Summer Reading Memories

I don’t have too much to report on the writing front (yet), as I’m still tying up some post-Summer Reading loose ends. But, in the meantime, I thought it would be fun to share some more pictures from Summer Reading.

Good times. Good times.

Looking Back on Series that Shaped Me

I’ve had another week where there wasn’t much time for any sort of writing–even very short stories. So I thought I’d take another moment to write about some of stories that have most inspired me. This time: Favorite series. I’m only going to include series I’ve actually finished, so the list is pretty short.

My Favorite Book Series

(4) Percy Jackson by Rick Riordan

(3) A Series of Unfortunate Events by Lemony Snickett

(2) Wayward Pines by Blake Crouch

(1) Harry Potter by J.K. Rowling

(Wow… only four. I think I need to actually finish some of the series I’ve started. Other great ones that are still “in progress:” Across the Universe by Beth Revis, Discworld by Terry Pratchett, Hitchhiker’s Guide to the Galaxy by Douglas Adams, and Artemis Fowl by Eoin Colfer.)

What are your favorite series? I’d love to hear them!

Words of Advice

I’ve not had much time this week for writing, so instead of a story (even a short one), I thought I’d share some quotes on writing that either: (A) Inspired me to be a writer myself, or (B) Have helped me figure out what kind of writer I want to be.

“If you want to be a writer, you must do two things above all others: read a lot and write a lot.” — Stephen King


“Being a writer is a very peculiar sort of a job: it’s always you versus a blank sheet of paper (or a blank screen) and quite often the blank piece of paper wins.” — Neil Gaiman


“Wasn’t writing a kind of soaring, an achievable form of flight, of fancy, of the imagination?” — Ian McEwan


“To hell with facts! We need stories!” — Ken Kesey


“Don’t say the old lady screamed. Bring her on and let her scream.” — Mark Twain


“No tears in the writer, no tears in the reader. No surprise in the writer, no surprise in the reader.” — Robert Frost


“You must stay drunk on writing so reality cannot destroy you.” — Ray Bradbury


“So the writer who breeds more words than he needs, is making a chore for the reader who reads.” — Dr. Seuss


“You can’t wait for inspiration. You have to go after it with a club.” — Jack London


“Writers aren’t people exactly. Or, if they’re any good, they’re a whole lot of people trying so hard to be one person.” — F. Scott Fitzgerald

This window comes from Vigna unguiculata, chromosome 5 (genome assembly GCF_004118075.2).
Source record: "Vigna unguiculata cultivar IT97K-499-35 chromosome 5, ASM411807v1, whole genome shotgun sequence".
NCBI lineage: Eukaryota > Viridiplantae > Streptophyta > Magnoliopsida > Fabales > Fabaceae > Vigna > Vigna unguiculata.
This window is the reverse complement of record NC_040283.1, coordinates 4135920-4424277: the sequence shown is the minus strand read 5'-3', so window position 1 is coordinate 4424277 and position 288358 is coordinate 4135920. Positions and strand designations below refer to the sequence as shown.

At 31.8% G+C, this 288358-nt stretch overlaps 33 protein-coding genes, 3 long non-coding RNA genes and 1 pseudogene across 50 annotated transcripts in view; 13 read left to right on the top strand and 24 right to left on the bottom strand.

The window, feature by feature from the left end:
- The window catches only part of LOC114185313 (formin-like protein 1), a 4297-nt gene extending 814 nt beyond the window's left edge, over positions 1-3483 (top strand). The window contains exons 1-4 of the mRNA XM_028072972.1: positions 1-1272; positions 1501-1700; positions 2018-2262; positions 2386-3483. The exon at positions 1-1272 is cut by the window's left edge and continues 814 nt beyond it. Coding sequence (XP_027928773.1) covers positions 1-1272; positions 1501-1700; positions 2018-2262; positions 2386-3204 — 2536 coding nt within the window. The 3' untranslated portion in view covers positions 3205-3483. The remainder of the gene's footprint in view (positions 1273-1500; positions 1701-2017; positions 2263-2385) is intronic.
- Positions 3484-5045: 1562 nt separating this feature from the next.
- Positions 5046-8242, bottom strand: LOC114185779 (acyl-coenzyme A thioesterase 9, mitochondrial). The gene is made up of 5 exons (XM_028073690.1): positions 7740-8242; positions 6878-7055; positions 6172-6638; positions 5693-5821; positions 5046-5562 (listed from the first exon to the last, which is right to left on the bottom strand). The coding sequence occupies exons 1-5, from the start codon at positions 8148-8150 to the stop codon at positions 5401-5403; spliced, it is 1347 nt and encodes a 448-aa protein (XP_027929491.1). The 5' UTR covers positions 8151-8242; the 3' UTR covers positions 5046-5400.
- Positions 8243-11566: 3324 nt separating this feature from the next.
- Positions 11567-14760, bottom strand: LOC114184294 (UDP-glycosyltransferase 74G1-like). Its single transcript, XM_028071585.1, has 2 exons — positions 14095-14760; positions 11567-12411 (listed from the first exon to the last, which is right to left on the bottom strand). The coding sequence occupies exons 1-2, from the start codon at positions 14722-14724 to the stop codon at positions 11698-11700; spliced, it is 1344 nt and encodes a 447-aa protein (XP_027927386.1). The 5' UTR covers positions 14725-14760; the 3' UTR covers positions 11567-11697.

What quotes inspire you? I’d love to hear them!

Never Ask a Librarian This Question

My favorite part about being a librarian is helping someone find that perfect book: Whether it’s a cookbook with recipes that are just right for their dietary needs, a massive biography that will help a student write a report, or just the lastest can’t-put-down novel.

As an avid (and rather voracious) reader, the last one is my particular favorite. I love when I help someone find a story in which they can get swept away and lost in an adventure.

It’s easier, of course, when a patron gives us some guidelines: “I like John Grisham. Who can you recommend that’s similar to him?” Or: “I’m really into time travel.”

Criteria like that is a big help. However, if you want to make it harder on us (read as: if you want to see your librarian short-circuit like a robot), then ask: “What is your favorite book?”

“What is your favorite book?”

Why not just ask us what breath of air was our favorite?

You have to understand. We’re surrounded by books, and if you’re already a bookworm, then that sort of temptation is dangerous. You start reading books you don’t normally read, taking recommendations from fellow librarians even though you already have a Leaning Tower of Literature at home. You are inundated by novels and biographies; by how-to’s and comics; by literary fiction and fluffy feel-good stories.

So when you ask a librarian what his or her favorite book is… we have to do a miniature March Madness-style bracket in our head, pitting favorite books from every genre against each other, hoping to come up with that one, singular, perfect book in a matter of seconds….

And then we usually just ask, “Well, what kind of book are you looking for?”

In short: It’s nearly impossible for us to pick one favorite book. And I know that makes it hard when you’re looking for one, single recommendation.

So today, I thought I’d share some of my favorites. These are all books that captured my imagination, and–if you’re looking for a good book–I hope they will do the same for you.

Favorite “The Book Was Better Than the Movie”

Abraham Lincoln: Vampire Hunter by Seth Grahame-Smith